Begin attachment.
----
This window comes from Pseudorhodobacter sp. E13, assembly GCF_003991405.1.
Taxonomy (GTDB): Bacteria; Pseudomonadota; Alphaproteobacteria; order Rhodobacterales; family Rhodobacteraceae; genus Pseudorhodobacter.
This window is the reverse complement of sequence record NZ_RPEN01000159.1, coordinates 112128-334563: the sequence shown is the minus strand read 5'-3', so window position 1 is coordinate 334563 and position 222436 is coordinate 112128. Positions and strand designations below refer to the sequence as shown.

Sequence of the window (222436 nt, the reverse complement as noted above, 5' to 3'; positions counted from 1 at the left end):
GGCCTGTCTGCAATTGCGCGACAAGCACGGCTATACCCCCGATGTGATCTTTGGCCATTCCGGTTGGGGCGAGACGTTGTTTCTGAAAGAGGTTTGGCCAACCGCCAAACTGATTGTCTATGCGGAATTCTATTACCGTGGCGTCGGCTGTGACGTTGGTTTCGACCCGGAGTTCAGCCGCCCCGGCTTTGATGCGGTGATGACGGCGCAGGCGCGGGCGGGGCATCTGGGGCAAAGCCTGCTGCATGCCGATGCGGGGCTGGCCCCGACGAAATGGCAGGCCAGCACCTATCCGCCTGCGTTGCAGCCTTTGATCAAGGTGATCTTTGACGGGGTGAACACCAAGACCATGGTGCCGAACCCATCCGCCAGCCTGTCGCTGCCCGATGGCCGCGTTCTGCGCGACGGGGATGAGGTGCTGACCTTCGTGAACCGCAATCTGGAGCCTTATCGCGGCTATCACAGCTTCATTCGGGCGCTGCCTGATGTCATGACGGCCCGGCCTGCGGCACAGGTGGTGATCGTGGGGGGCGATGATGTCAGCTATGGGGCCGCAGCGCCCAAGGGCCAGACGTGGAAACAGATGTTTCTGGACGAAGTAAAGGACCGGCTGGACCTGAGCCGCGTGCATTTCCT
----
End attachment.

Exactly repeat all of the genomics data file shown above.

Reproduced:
This window comes from Pseudorhodobacter sp. E13, assembly GCF_003991405.1.
Taxonomy (GTDB): Bacteria; Pseudomonadota; Alphaproteobacteria; order Rhodobacterales; family Rhodobacteraceae; genus Pseudorhodobacter.
This window is the reverse complement of sequence record NZ_RPEN01000159.1, coordinates 112128-334563: the sequence shown is the minus strand read 5'-3', so window position 1 is coordinate 334563 and position 222436 is coordinate 112128. Positions and strand designations below refer to the sequence as shown.

Sequence of the window (222436 nt, the reverse complement as noted above, 5' to 3'; positions counted from 1 at the left end):
GGCCTGTCTGCAATTGCGCGACAAGCACGGCTATACCCCCGATGTGATCTTTGGCCATTCCGGTTGGGGCGAGACGTTGTTTCTGAAAGAGGTTTGGCCAACCGCCAAACTGATTGTCTATGCGGAATTCTATTACCGTGGCGTCGGCTGTGACGTTGGTTTCGACCCGGAGTTCAGCCGCCCCGGCTTTGATGCGGTGATGACGGCGCAGGCGCGGGCGGGGCATCTGGGGCAAAGCCTGCTGCATGCCGATGCGGGGCTGGCCCCGACGAAATGGCAGGCCAGCACCTATCCGCCTGCGTTGCAGCCTTTGATCAAGGTGATCTTTGACGGGGTGAACACCAAGACCATGGTGCCGAACCCATCCGCCAGCCTGTCGCTGCCCGATGGCCGCGTTCTGCGCGACGGGGATGAGGTGCTGACCTTCGTGAACCGCAATCTGGAGCCTTATCGCGGCTATCACAGCTTCATTCGGGCGCTGCCTGATGTCATGACGGCCCGGCCTGCGGCACAGGTGGTGATCGTGGGGGGCGATGATGTCAGCTATGGGGCCGCAGCGCCCAAGGGCCAGACGTGGAAACAGATGTTTCTGGACGAAGTAAAGGACCGGCTGGACCTGAGCCGCGTGCATTTCCT